How to Support a Friend Through Miscarriageby Elizabeth MacDonald
When I experienced the loss of a pregnancy at 10 weeks along, I wasn’t sure if I even deserved to talk about it. I felt as though others who did not understand would think, “10 weeks? That’s not even the second trimester.” And then the cramping and contractions began.
The emotions of the entire experience are indescribable for anyone who has not lived through a miscarriage. Yes, my 10 week old fetus was real. The tissue that I passed confirmed that I could not just forget about the pregnancy. My heart was broken. Actually, I had never felt heartache such as this before. It’s as if you are hit with the brick wall of realizing you will never meet, hold, or know this little life that you created. Every woman’s loss will be personal. It will occur differently and expose unexpected emotions.
There is no ‘better time’ to lose a pregnancy, and it is no one’s right to make a mother feel ashamed for mourning this loss. It is happening every day, and to 1 in 4 pregnant women. It should not be brushed under the rug and left unspoken.
The process of grieving is real. If your friend or family member is experiencing a miscarriage, it is important to be there for them. Yes, the words are hard to find. Yes, there will be tears and emotions. Yes, you may feel awkward. But you are needed. Going through a miscarriage is hard; there is no other way of saying it.
Ways You Can Support a Friend Through Her Miscarriage
A Care Bag: A bag full of organic pads for the bleeding, arnica or cramp bark for the cramping, favorite candy, bottle of wine, pajama pants, Epsom salt for a warm bath, and essential oils or a candle to burn. Include a handwritten card.
A Small Remembrance Token: A delicate charm on a thin chain can be worn near the heart; or a picture frame for an ultrasound photo. It does not have to be a grand gift, but more of a gift that will remind your friend of the love she will always have for her lost baby.
Be Present: Listen. There is no greater gift than listening.
Be Prepared: Per American Pregnancy, “be aware that grief has physical reactions as well as emotional reactions on the body. Physical reactions include: poor appetite, disturbed sleep patterns, restlessness, low energy, and other pains. Emotional reactions may include: panic, persistent fears, nervousness and nightmares. Encourage your friend or family member to call you or reach out when they experience these feelings.”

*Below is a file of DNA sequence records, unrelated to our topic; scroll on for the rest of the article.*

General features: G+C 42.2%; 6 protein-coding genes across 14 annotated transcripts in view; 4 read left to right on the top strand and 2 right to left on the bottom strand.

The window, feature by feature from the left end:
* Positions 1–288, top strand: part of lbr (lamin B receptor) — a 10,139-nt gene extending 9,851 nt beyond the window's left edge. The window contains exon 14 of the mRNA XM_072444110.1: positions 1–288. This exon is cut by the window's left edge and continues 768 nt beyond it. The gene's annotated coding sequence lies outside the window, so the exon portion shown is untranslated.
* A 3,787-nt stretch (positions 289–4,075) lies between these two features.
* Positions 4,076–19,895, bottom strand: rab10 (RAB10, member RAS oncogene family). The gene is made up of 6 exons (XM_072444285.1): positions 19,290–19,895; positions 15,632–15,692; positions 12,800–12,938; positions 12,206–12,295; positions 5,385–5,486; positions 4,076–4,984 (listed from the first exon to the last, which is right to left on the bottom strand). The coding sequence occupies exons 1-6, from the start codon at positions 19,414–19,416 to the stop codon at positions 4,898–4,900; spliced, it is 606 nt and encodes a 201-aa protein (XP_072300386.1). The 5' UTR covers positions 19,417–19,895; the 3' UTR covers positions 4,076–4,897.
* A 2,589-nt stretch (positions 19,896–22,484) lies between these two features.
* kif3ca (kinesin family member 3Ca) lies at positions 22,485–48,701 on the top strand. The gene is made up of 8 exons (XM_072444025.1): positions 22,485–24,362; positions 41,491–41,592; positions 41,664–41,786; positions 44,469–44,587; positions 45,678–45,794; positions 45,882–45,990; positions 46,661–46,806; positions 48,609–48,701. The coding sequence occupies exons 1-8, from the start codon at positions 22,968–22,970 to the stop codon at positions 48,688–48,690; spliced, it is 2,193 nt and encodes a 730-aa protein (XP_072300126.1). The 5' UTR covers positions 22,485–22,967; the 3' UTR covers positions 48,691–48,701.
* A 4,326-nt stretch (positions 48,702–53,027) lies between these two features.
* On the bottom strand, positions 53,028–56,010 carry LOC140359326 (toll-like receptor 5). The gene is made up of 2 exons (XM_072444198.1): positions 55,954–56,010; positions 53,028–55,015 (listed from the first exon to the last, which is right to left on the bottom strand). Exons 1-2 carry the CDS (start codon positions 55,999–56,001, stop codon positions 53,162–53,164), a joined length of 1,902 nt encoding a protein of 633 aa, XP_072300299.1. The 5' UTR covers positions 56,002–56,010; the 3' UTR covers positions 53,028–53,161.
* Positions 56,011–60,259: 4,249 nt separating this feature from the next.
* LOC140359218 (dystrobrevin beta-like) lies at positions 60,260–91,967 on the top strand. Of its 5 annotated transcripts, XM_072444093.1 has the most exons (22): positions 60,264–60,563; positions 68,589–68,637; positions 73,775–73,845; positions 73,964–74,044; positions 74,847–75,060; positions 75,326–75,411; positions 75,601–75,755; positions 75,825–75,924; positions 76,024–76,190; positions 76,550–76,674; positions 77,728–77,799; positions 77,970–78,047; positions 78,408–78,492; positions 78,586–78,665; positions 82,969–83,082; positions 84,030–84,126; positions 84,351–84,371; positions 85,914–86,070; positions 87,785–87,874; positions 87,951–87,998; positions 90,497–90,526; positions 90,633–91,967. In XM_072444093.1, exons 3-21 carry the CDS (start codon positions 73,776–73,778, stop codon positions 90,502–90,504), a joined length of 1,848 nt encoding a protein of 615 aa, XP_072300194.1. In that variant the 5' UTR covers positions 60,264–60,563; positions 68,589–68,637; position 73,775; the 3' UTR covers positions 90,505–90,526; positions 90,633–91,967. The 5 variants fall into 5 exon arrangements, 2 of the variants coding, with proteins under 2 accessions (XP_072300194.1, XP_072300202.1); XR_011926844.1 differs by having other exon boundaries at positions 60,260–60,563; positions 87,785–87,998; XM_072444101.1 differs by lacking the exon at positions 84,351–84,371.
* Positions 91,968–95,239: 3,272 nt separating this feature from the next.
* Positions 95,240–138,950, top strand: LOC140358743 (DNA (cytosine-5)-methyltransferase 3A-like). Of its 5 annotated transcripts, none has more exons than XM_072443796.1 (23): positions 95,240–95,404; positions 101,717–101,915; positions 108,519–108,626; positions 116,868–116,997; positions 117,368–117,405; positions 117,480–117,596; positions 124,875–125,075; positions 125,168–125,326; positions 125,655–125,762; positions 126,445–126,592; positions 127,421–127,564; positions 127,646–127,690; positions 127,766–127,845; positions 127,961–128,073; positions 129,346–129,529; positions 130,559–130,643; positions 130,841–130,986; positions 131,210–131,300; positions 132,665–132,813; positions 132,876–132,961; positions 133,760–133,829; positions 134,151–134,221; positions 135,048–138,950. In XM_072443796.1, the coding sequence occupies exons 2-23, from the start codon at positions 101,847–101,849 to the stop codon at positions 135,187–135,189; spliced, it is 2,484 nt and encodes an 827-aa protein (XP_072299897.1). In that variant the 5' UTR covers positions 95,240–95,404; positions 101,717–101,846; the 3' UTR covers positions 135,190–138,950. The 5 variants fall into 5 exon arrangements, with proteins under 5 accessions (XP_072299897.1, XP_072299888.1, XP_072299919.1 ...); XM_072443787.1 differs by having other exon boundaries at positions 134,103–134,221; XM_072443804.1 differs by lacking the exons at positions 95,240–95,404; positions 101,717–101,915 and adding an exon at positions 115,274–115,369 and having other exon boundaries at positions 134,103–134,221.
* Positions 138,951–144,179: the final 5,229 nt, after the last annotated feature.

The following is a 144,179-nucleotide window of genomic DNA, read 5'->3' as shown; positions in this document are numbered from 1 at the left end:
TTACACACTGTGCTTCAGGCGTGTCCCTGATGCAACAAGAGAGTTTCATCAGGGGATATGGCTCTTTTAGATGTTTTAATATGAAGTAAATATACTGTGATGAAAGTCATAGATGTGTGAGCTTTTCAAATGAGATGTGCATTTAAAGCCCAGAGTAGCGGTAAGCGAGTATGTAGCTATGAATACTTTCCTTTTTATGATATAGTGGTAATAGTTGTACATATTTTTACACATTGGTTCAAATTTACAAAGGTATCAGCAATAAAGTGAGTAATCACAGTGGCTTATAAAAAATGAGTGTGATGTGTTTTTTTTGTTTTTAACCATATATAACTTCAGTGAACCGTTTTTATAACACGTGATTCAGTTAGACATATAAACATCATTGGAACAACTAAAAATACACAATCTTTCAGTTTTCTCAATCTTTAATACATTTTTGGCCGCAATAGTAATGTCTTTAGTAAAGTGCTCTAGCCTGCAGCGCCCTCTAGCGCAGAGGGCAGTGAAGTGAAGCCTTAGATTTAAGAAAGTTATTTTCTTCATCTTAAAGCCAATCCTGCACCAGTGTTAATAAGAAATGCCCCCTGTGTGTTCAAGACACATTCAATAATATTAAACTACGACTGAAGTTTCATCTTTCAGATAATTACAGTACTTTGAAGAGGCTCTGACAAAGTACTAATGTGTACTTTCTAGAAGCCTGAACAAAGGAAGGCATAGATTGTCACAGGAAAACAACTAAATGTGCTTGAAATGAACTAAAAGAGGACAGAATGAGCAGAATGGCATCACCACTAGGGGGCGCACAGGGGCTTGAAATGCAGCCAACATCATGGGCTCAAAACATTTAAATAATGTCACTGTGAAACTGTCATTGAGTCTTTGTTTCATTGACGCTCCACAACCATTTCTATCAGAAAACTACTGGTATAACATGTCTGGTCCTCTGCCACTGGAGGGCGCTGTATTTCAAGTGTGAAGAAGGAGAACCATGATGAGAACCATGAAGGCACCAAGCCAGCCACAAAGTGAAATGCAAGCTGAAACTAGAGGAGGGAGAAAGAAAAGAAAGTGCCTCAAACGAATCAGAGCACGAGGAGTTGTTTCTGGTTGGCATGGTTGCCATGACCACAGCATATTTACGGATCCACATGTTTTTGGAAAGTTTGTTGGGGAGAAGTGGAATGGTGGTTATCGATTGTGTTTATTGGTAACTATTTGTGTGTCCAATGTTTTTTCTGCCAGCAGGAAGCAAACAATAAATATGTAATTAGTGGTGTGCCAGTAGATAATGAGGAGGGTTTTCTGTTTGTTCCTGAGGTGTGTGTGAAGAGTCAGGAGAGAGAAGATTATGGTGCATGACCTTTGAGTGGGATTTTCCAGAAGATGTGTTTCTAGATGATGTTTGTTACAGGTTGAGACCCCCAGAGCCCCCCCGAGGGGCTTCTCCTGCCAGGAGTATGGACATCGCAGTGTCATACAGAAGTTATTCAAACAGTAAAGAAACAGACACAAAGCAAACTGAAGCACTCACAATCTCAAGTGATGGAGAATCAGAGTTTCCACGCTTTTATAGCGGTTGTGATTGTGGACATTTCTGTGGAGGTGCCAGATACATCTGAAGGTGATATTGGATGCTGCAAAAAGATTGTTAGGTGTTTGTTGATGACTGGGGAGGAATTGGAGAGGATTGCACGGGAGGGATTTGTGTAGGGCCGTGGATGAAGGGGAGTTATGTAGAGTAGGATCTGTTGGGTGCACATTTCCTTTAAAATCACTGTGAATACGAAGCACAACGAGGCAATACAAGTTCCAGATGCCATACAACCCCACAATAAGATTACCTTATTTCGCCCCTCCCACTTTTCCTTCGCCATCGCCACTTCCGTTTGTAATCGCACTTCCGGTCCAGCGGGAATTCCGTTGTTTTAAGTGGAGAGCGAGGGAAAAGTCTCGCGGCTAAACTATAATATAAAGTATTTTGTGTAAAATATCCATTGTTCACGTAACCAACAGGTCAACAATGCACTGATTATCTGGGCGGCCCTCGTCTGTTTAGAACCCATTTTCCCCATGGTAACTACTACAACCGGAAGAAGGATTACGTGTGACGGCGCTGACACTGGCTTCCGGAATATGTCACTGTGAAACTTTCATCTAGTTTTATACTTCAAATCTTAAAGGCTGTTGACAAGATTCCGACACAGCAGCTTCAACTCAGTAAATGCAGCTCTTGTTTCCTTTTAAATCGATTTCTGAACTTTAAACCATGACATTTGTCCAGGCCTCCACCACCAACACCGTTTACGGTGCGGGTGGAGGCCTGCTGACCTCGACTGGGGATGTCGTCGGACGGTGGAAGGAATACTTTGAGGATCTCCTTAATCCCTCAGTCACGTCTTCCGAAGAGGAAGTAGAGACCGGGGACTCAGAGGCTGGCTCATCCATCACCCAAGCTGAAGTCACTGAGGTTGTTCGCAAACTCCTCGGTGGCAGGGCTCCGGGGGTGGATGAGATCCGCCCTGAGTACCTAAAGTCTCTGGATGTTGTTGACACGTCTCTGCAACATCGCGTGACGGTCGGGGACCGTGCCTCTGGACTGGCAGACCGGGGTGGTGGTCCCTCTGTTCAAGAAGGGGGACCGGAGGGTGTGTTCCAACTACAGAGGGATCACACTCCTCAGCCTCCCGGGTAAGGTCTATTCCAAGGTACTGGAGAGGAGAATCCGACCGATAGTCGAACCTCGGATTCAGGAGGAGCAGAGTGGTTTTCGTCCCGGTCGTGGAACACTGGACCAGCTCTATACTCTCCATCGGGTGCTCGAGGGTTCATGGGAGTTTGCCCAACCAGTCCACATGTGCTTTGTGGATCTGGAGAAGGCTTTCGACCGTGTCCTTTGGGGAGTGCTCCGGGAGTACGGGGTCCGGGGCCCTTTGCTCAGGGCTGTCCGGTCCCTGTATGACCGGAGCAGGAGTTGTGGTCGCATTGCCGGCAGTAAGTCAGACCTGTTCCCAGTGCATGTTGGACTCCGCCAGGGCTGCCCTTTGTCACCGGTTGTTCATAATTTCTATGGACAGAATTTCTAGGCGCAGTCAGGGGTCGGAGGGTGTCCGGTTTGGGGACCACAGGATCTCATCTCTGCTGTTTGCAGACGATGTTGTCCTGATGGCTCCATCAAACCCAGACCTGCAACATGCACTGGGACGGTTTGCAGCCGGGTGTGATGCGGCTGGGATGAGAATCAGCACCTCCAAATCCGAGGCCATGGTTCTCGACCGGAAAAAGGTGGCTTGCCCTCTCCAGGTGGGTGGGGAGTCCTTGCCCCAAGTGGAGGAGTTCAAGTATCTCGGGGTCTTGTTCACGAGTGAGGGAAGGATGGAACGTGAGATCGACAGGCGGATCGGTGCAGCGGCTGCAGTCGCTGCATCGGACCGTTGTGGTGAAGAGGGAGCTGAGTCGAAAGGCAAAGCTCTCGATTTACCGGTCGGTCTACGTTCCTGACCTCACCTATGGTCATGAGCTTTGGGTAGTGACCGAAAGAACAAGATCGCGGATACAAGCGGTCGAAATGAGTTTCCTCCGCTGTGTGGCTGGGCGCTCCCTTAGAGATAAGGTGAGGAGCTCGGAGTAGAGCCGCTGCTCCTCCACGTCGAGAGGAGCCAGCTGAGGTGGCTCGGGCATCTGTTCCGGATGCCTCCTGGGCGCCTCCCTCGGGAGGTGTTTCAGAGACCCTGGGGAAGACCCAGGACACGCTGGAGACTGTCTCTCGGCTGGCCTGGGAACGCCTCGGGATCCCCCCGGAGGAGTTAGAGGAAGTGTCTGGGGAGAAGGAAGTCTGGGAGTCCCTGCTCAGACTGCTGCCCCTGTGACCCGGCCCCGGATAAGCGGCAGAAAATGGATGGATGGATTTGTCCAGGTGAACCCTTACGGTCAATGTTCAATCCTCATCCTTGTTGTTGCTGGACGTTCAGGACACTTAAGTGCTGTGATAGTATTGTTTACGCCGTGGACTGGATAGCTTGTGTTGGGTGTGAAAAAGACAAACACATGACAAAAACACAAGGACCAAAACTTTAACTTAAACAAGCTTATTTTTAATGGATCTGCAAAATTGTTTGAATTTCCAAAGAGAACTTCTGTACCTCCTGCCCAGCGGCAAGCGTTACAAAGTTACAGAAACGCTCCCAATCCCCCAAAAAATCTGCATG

Help: Help with housework and offer to babysit, allowing the mother time to herself to process feelings and physical pain. A miscarriage can be an intense labor, and a mother needs to heal. Prepare a few meals and help her keep up with the laundry if you can.
Remember that the following can hurt more than it can help:
“At least it was an early miscarriage.”
“Maybe the baby was sick.”
“At least you already have a healthy child.”
Talking about your own loss in comparison. Advice of any kind is not warranted unless asked for.
When I experienced my miscarriage, the greatest thing I received was an outpouring of love. A dear friend spent time with me and cried right along with me. She brought me a care package that included a bottle of wine, which we quickly consumed. I had cards arrive for days from friends afar, and my husband took a day off of work to just be with me. We have since had two rainbow babies, and while the sadness does lighten over time, the heartache of not knowing a child will stay with a mother forever. There is no timeframe to heal or protocol to follow, but the support of a friend will help a mother through her loss.